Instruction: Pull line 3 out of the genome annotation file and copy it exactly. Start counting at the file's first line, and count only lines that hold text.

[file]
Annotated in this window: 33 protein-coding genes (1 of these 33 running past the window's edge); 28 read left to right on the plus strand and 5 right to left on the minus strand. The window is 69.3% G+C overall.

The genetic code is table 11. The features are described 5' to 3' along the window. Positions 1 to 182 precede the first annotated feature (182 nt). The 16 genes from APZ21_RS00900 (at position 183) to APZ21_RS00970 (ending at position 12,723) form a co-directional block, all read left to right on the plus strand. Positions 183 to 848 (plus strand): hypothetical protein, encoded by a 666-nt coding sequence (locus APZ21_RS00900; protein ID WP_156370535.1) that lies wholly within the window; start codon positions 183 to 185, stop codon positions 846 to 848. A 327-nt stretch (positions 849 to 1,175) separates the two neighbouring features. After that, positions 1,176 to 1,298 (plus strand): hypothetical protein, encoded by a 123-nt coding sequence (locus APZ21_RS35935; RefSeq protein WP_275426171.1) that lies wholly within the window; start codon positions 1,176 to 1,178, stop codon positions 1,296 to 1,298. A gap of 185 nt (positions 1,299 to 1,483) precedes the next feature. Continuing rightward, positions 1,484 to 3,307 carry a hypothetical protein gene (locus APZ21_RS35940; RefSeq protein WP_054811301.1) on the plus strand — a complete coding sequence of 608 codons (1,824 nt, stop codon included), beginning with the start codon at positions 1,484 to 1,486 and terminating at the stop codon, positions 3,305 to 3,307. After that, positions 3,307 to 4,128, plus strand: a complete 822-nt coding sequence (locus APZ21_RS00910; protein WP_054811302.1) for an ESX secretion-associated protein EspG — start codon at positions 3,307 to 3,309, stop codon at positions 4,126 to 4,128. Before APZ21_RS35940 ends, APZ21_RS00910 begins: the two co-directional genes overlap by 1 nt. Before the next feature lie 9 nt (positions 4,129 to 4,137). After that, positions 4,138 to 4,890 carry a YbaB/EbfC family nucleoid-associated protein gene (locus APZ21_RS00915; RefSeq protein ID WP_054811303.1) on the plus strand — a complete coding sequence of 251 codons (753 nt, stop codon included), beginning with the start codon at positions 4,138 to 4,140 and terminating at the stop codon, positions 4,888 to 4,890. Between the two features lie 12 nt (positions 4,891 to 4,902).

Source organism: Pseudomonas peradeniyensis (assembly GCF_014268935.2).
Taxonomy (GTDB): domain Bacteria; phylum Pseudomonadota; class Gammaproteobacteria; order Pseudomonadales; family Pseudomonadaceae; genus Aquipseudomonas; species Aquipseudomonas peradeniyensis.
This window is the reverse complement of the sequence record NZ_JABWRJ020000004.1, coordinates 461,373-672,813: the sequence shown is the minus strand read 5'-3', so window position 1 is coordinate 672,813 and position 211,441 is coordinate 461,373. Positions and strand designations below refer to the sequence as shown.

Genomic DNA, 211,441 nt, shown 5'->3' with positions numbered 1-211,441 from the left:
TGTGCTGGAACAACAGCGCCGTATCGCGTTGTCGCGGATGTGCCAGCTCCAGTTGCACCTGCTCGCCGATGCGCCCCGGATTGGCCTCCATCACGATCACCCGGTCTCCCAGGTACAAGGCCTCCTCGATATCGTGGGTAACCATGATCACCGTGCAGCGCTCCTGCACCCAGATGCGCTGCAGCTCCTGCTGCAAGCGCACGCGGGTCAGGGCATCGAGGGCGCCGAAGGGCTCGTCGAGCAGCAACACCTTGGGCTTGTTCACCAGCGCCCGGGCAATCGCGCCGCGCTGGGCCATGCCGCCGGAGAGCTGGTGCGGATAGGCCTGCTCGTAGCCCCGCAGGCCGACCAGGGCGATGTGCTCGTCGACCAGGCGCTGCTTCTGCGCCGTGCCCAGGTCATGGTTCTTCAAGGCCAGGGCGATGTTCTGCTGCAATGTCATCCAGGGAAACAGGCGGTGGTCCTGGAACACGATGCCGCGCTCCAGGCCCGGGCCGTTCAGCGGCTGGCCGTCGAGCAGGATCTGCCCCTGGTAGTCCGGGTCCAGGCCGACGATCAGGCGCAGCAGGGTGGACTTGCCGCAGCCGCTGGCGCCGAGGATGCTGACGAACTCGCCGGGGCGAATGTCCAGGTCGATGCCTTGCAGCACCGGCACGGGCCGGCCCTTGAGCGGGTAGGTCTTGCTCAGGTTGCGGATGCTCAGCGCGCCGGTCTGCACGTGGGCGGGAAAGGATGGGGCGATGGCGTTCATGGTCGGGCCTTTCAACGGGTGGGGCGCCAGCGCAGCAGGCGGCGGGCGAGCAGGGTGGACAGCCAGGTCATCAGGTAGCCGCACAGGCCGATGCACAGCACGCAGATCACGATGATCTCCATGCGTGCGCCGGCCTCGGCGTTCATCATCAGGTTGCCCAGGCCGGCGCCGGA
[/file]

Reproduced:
Source organism: Pseudomonas peradeniyensis (assembly GCF_014268935.2).